Stop me if you’ve heard this before: the Flyers power play is struggling. It’s been an ongoing problem for this team and there doesn’t seem to be a clear end in site. What they lack in firepower on the man advantage, they have plenty of it when it comes to the penalty kill.
Otherwise known as the “power kill” the unit has shown much of an aggressiveness to it. They aren’t afraid to challenge shooters and certainly take their opportunities to go the other way. After another perfect night against the Penguins on Monday night, the unit has now killed off 35 of its last 37 penalties. They have not allowed a goal on the power play since Nov. 18.
"“It has kind of overridden some of the problems our power play has given us this year, where it’s kind of deflated us,” Tortorella said on Monday morning. “So we’re about even right now, I’ll put it to you that way. It has really helped us and our power play has put us in some tough spots as far as momentum.”"
Special teams can often win or lose a game for the team. Take the last two games as an example. Pittsburgh had a combined eight opportunities in the last two games. Each game was determined by one goal. Scoring just one time on the man advantage could’ve won the Penguins one, or even both, games. Conversely, the Flyers killed off all eight chances and even scored on one of them. While that goal didn’t win them the game, it certainly gave them a boost in tying the game as it came from Scott Laughton. It also led to their first comeback win of the season.
The Flyers are tied for the league lead in short handed goals with six. Four of those have come while on the road. Their 85.4% efficiency is seventh in the league. Looking at their last 11 games, they’ve killed off almost 95% of the penalties they’ve been faced with. Taking into account how many short handed goals they’ve scored versus power play goals they’ve allowed, they actually have a net PK% of 92.7, good for third in the league. In simpler terms, that’s 12 power play goals scored on them to the six they’ve scored short handed.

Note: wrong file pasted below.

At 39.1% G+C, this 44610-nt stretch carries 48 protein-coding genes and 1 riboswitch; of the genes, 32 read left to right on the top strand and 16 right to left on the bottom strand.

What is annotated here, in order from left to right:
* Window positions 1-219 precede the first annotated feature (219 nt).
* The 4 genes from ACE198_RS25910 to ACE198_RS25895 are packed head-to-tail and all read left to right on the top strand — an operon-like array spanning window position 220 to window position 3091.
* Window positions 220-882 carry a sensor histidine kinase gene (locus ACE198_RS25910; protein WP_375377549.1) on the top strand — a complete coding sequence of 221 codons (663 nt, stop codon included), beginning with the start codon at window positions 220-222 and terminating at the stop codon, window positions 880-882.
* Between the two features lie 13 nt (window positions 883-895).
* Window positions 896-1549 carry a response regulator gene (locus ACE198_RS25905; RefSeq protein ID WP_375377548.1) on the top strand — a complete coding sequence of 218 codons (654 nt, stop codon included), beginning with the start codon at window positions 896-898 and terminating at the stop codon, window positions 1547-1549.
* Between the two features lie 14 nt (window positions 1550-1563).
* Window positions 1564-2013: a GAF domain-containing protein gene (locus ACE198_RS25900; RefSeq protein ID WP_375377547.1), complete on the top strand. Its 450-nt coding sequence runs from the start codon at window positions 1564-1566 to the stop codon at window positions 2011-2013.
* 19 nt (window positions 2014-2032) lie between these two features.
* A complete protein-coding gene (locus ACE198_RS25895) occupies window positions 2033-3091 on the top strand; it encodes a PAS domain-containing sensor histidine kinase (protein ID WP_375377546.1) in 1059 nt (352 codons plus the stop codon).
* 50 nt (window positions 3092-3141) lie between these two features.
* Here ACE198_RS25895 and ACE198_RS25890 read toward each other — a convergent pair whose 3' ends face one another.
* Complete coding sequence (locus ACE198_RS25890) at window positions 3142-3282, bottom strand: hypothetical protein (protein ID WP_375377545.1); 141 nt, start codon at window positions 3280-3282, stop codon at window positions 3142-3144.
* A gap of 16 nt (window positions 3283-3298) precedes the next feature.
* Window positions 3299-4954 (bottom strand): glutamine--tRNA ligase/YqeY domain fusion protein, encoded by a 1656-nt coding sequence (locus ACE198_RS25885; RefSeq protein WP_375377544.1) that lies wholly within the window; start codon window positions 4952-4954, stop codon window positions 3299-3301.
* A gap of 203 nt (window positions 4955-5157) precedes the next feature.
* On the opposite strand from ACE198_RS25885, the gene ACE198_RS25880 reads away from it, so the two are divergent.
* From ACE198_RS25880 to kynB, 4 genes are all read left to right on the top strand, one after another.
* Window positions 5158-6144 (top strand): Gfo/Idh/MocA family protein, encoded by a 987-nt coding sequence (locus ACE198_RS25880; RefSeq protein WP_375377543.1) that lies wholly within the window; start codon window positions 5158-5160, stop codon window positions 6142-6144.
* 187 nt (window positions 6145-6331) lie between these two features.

Their PK success has them among the likes of the Los Angeles Kings, Boston Bruins, and Vegas Golden Knights. Any time you can be mentioned in the same sentence as some of the best teams in the league, you know you’re doing something right.
The example above gives you an idea of the Flyers’ willingness to leave the zone to make their own offense. As the puck goes into the corner, you can see Laughton beginning to break toward the neutral zone. Nick Seeler banks the puck out of the zone with speed, which ends up allowing Laughton to get the step on Evgeni Malkin to make the goal happen. Seeler may not have been intending for that to happen, but the aggressiveness of this unit gives them the opportunity to do so.
Using another example, you can see Sean Walker step up in the play to knock the puck off the stick of Adam Fantilli. Ryan Poehling and Garnet Hathaway are already toward the top of the zone as well and are able to break once Walker gains control of the puck and knocks it forward. That creates the 2-on-0 opportunity. And that sets up the back and forth passing to get Spencer Martin off balance for the tap in goal for Poehling.
There are plenty of other examples to use but they all have the same thing in common. The Flyers aren’t stagnant on the penalty kill. They aren’t just waiting for the other team to make a move. They are forcing those moves with their aggressiveness which can make a team make a mistake with their paces. It forces them to rush in moments they may not be ready for. And that’s where the Flyers can take advantage.
If the Flyers can find a way to solve their power play issues, they can be a dangerous team when it comes to the special teams battle. But for now, the PK has been carrying them in a large way.